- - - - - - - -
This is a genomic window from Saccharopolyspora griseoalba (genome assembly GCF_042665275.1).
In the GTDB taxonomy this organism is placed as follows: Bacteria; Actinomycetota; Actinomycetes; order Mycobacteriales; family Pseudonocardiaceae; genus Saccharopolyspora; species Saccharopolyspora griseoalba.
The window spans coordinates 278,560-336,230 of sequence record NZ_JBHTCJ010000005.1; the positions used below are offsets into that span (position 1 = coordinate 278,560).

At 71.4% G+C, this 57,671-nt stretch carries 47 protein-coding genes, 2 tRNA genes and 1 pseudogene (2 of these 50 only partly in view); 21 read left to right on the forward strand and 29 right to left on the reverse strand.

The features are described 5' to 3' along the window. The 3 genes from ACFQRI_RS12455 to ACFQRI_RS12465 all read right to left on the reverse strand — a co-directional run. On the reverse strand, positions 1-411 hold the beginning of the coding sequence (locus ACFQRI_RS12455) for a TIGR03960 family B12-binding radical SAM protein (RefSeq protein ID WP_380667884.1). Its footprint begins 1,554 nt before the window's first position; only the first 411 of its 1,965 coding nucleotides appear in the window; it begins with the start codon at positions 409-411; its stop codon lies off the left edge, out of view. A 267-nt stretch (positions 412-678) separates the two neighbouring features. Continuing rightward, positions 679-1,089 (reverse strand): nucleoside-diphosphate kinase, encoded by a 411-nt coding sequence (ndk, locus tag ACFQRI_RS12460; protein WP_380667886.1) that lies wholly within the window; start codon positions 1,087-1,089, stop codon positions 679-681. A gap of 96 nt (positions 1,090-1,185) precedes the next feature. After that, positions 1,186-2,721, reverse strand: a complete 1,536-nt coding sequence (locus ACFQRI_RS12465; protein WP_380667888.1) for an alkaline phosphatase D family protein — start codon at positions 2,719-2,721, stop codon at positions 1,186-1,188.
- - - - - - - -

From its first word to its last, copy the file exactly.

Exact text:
This is a genomic window from Saccharopolyspora griseoalba (genome assembly GCF_042665275.1).
In the GTDB taxonomy this organism is placed as follows: Bacteria; Actinomycetota; Actinomycetes; order Mycobacteriales; family Pseudonocardiaceae; genus Saccharopolyspora; species Saccharopolyspora griseoalba.
The window spans coordinates 278,560-336,230 of sequence record NZ_JBHTCJ010000005.1; the positions used below are offsets into that span (position 1 = coordinate 278,560).

At 71.4% G+C, this 57,671-nt stretch carries 47 protein-coding genes, 2 tRNA genes and 1 pseudogene (2 of these 50 only partly in view); 21 read left to right on the forward strand and 29 right to left on the reverse strand.

The features are described 5' to 3' along the window. The 3 genes from ACFQRI_RS12455 to ACFQRI_RS12465 all read right to left on the reverse strand — a co-directional run. On the reverse strand, positions 1-411 hold the beginning of the coding sequence (locus ACFQRI_RS12455) for a TIGR03960 family B12-binding radical SAM protein (RefSeq protein ID WP_380667884.1). Its footprint begins 1,554 nt before the window's first position; only the first 411 of its 1,965 coding nucleotides appear in the window; it begins with the start codon at positions 409-411; its stop codon lies off the left edge, out of view. A 267-nt stretch (positions 412-678) separates the two neighbouring features. Continuing rightward, positions 679-1,089 (reverse strand): nucleoside-diphosphate kinase, encoded by a 411-nt coding sequence (ndk, locus tag ACFQRI_RS12460; protein WP_380667886.1) that lies wholly within the window; start codon positions 1,087-1,089, stop codon positions 679-681. A gap of 96 nt (positions 1,090-1,185) precedes the next feature. After that, positions 1,186-2,721, reverse strand: a complete 1,536-nt coding sequence (locus ACFQRI_RS12465; protein WP_380667888.1) for an alkaline phosphatase D family protein — start codon at positions 2,719-2,721, stop codon at positions 1,186-1,188.